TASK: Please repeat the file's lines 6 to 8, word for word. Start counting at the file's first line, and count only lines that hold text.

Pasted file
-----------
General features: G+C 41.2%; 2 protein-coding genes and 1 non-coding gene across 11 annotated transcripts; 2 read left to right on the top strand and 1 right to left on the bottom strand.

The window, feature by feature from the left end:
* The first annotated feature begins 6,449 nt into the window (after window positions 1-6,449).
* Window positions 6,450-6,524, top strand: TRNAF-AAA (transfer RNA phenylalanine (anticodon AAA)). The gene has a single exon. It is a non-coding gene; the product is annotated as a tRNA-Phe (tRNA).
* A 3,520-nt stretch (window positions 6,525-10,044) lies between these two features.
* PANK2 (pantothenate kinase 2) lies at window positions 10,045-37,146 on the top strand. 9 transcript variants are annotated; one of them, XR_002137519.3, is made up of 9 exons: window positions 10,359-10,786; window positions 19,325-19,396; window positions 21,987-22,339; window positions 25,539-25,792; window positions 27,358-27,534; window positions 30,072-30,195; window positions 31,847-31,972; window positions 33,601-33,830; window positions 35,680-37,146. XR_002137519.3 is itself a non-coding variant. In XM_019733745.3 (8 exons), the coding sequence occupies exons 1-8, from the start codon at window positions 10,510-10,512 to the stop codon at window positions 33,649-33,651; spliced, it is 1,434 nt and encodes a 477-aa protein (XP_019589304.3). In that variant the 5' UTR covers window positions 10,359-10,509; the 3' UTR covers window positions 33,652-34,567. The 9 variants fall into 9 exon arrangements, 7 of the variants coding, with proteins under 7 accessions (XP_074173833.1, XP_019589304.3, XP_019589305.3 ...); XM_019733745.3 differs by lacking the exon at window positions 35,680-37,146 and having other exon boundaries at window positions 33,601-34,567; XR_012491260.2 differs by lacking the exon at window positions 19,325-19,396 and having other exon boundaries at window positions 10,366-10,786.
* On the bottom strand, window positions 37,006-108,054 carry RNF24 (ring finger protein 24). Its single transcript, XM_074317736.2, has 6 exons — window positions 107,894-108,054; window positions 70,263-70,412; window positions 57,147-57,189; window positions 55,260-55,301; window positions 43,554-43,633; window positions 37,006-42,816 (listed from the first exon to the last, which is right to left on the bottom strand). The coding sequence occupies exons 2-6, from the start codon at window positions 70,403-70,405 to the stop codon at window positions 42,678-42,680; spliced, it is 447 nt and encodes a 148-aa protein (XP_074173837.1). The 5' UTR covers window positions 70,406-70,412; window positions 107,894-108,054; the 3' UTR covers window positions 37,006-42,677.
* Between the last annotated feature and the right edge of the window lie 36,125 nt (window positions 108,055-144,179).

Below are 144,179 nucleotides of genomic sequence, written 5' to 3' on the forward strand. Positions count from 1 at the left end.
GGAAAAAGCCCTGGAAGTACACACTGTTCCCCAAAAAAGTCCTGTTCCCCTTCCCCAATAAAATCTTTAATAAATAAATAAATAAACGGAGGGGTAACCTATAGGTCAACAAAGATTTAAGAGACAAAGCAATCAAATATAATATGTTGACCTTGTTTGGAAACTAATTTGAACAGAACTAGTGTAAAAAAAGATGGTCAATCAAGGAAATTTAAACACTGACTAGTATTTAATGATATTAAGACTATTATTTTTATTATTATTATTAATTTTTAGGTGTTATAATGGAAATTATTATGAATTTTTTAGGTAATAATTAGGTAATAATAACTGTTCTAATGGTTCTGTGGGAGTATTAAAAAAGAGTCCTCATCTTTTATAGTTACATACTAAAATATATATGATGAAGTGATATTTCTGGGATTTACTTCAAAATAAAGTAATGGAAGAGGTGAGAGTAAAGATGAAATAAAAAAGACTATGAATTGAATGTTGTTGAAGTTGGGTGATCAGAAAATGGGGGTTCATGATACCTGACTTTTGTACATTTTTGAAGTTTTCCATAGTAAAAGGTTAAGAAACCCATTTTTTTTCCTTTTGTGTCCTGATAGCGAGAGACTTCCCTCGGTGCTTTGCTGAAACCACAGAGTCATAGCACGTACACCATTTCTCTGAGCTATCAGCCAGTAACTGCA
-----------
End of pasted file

* PANK2 (pantothenate kinase 2) lies at window positions 10,045-37,146 on the top strand. 9 transcript variants are annotated; one of them, XR_002137519.3, is made up of 9 exons: window positions 10,359-10,786; window positions 19,325-19,396; window positions 21,987-22,339; window positions 25,539-25,792; window positions 27,358-27,534; window positions 30,072-30,195; window positions 31,847-31,972; window positions 33,601-33,830; window positions 35,680-37,146. XR_002137519.3 is itself a non-coding variant. In XM_019733745.3 (8 exons), the coding sequence occupies exons 1-8, from the start codon at window positions 10,510-10,512 to the stop codon at window positions 33,649-33,651; spliced, it is 1,434 nt and encodes a 477-aa protein (XP_019589304.3). In that variant the 5' UTR covers window positions 10,359-10,509; the 3' UTR covers window positions 33,652-34,567. The 9 variants fall into 9 exon arrangements, 7 of the variants coding, with proteins under 7 accessions (XP_074173833.1, XP_019589304.3, XP_019589305.3 ...); XM_019733745.3 differs by lacking the exon at window positions 35,680-37,146 and having other exon boundaries at window positions 33,601-34,567; XR_012491260.2 differs by lacking the exon at window positions 19,325-19,396 and having other exon boundaries at window positions 10,366-10,786.
* On the bottom strand, window positions 37,006-108,054 carry RNF24 (ring finger protein 24). Its single transcript, XM_074317736.2, has 6 exons — window positions 107,894-108,054; window positions 70,263-70,412; window positions 57,147-57,189; window positions 55,260-55,301; window positions 43,554-43,633; window positions 37,006-42,816 (listed from the first exon to the last, which is right to left on the bottom strand). The coding sequence occupies exons 2-6, from the start codon at window positions 70,403-70,405 to the stop codon at window positions 42,678-42,680; spliced, it is 447 nt and encodes a 148-aa protein (XP_074173837.1). The 5' UTR covers window positions 70,406-70,412; window positions 107,894-108,054; the 3' UTR covers window positions 37,006-42,677.
* Between the last annotated feature and the right edge of the window lie 36,125 nt (window positions 108,055-144,179).